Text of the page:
November 3 has come and gone, and while the results may not yet be fully etched in stone, we have a pretty good feel for where things are headed. I suspect there are two camps of you who read the Dividend Cafe, and I do not refer to partisan leanings. What I mean is that I imagine many are excited to not hear about the election any longer, and then there are many who want to wrap their arms around everything as fully as possible (as far as what it all means to the economy and markets, etc.). I want to do a bit of both, personally. I want to accommodate that latter group today, providing as much useful analysis of where we go from here as possible, and then I look forward to having a lot less to say about the political implications of, well, most things.
The fact of the matter is that the political dynamic (a) Always affects markets to some degree, not just in a week like this one; and (b) Always has much, much less of an impact than people believe it does. Policies matter. And there are impacts in both macro and micro parts of the economy and investment markets that stem from policy decisions. But many investors have been utterly confounded over the years (including this week) by markets seeming to respond differently than they expected in response to some political outcome.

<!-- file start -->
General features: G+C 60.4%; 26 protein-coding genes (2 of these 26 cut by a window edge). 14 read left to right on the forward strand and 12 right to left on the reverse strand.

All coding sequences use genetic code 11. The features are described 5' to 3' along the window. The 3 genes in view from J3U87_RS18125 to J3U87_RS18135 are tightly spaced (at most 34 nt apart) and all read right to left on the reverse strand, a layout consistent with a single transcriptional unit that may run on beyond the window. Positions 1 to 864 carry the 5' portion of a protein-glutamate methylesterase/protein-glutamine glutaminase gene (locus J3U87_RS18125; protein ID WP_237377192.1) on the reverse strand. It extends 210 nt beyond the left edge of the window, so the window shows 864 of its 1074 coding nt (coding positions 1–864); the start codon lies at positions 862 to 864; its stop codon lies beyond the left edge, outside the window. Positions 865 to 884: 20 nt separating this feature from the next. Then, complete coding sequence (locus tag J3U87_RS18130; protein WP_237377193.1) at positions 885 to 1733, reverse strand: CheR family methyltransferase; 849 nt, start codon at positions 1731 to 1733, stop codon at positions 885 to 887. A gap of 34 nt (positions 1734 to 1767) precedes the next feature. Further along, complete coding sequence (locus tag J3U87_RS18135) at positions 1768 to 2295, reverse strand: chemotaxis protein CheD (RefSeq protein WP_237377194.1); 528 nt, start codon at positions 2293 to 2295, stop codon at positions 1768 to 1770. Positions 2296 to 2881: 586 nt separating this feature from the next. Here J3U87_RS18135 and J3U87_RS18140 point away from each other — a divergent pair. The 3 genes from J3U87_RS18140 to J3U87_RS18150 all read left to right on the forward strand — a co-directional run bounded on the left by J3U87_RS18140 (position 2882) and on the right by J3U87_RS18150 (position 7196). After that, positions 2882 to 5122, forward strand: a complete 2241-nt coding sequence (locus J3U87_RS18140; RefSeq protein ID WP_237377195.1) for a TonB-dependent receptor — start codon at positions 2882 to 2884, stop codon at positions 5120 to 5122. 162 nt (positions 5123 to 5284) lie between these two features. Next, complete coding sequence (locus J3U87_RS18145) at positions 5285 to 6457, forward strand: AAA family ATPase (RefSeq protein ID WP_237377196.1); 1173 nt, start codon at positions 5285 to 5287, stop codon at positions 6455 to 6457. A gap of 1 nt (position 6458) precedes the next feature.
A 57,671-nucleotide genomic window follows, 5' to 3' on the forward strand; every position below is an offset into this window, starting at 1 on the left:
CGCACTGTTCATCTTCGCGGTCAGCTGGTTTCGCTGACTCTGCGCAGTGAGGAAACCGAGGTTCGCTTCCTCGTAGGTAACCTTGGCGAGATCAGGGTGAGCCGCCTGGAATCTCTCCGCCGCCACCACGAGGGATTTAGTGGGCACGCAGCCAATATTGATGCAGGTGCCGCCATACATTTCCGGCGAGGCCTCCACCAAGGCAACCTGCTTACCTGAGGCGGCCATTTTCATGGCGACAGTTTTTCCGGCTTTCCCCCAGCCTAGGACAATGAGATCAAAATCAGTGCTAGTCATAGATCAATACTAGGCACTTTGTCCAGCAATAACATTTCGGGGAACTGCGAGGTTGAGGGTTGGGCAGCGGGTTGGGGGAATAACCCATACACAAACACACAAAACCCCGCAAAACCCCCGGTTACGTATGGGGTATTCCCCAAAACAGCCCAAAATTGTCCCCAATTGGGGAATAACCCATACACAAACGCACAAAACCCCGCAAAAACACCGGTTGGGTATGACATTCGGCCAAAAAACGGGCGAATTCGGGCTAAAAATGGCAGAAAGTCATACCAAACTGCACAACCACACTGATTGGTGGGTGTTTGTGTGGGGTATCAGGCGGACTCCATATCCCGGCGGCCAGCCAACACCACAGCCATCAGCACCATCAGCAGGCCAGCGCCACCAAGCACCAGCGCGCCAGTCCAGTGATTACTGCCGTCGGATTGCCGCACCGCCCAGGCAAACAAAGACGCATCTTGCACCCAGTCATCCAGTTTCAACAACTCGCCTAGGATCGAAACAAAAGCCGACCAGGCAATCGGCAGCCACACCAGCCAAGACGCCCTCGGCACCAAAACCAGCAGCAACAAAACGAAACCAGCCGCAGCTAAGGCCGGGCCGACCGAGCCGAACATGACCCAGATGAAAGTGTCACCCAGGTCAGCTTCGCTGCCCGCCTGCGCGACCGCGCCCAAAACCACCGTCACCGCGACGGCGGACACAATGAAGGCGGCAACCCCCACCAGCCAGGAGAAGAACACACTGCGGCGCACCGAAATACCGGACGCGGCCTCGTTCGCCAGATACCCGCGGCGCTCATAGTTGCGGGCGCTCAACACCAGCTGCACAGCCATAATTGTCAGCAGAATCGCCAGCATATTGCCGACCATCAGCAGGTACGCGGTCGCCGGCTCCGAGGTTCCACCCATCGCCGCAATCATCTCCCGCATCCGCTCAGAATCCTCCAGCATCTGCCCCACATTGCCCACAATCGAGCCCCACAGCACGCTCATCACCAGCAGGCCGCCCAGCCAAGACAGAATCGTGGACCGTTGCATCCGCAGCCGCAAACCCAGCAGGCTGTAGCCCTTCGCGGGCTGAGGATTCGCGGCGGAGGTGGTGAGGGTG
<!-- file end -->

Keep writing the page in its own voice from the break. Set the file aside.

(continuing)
Investors who find themselves surprised by a market reaction to a particular political outcome that is different than they expected it to be can be forgiven since truth be told, market reactions confounding people’s expectations is the normal state of affairs. Much of it has to do with the ability of markets to have already priced in a certain outcome before it happens, meaning what seems to be a market response to something is really the market now adjusting to something else – that the market was ahead of the news headline.
Links mentioned in this episode: